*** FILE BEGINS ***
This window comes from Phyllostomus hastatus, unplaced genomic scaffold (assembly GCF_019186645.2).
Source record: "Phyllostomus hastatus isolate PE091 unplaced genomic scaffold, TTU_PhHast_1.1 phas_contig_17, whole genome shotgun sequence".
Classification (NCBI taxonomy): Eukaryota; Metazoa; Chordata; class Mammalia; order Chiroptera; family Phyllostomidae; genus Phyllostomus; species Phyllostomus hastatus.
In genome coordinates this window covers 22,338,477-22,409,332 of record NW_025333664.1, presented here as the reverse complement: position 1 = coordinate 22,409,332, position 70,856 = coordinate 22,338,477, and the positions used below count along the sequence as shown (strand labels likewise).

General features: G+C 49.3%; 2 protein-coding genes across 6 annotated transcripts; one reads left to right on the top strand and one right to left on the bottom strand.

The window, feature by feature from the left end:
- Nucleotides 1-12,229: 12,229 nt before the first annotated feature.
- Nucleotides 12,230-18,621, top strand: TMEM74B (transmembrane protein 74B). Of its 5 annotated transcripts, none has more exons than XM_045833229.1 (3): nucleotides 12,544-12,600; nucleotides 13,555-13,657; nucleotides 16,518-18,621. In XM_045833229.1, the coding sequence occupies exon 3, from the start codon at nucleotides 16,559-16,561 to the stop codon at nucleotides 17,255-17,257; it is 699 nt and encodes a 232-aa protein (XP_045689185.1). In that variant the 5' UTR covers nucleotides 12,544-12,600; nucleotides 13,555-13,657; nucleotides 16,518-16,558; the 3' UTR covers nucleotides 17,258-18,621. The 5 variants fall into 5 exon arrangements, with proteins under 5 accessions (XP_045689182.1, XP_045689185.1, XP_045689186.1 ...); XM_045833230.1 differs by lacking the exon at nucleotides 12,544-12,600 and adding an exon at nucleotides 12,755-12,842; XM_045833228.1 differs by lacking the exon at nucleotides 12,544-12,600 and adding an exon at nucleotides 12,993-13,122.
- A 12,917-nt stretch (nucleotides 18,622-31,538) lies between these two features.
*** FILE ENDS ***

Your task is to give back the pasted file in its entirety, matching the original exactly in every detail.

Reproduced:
This window comes from Phyllostomus hastatus, unplaced genomic scaffold (assembly GCF_019186645.2).
Source record: "Phyllostomus hastatus isolate PE091 unplaced genomic scaffold, TTU_PhHast_1.1 phas_contig_17, whole genome shotgun sequence".
Classification (NCBI taxonomy): Eukaryota; Metazoa; Chordata; class Mammalia; order Chiroptera; family Phyllostomidae; genus Phyllostomus; species Phyllostomus hastatus.
In genome coordinates this window covers 22,338,477-22,409,332 of record NW_025333664.1, presented here as the reverse complement: position 1 = coordinate 22,409,332, position 70,856 = coordinate 22,338,477, and the positions used below count along the sequence as shown (strand labels likewise).

General features: G+C 49.3%; 2 protein-coding genes across 6 annotated transcripts; one reads left to right on the top strand and one right to left on the bottom strand.

The window, feature by feature from the left end:
- Nucleotides 1-12,229: 12,229 nt before the first annotated feature.
- Nucleotides 12,230-18,621, top strand: TMEM74B (transmembrane protein 74B). Of its 5 annotated transcripts, none has more exons than XM_045833229.1 (3): nucleotides 12,544-12,600; nucleotides 13,555-13,657; nucleotides 16,518-18,621. In XM_045833229.1, the coding sequence occupies exon 3, from the start codon at nucleotides 16,559-16,561 to the stop codon at nucleotides 17,255-17,257; it is 699 nt and encodes a 232-aa protein (XP_045689185.1). In that variant the 5' UTR covers nucleotides 12,544-12,600; nucleotides 13,555-13,657; nucleotides 16,518-16,558; the 3' UTR covers nucleotides 17,258-18,621. The 5 variants fall into 5 exon arrangements, with proteins under 5 accessions (XP_045689182.1, XP_045689185.1, XP_045689186.1 ...); XM_045833230.1 differs by lacking the exon at nucleotides 12,544-12,600 and adding an exon at nucleotides 12,755-12,842; XM_045833228.1 differs by lacking the exon at nucleotides 12,544-12,600 and adding an exon at nucleotides 12,993-13,122.
- A 12,917-nt stretch (nucleotides 18,622-31,538) lies between these two features.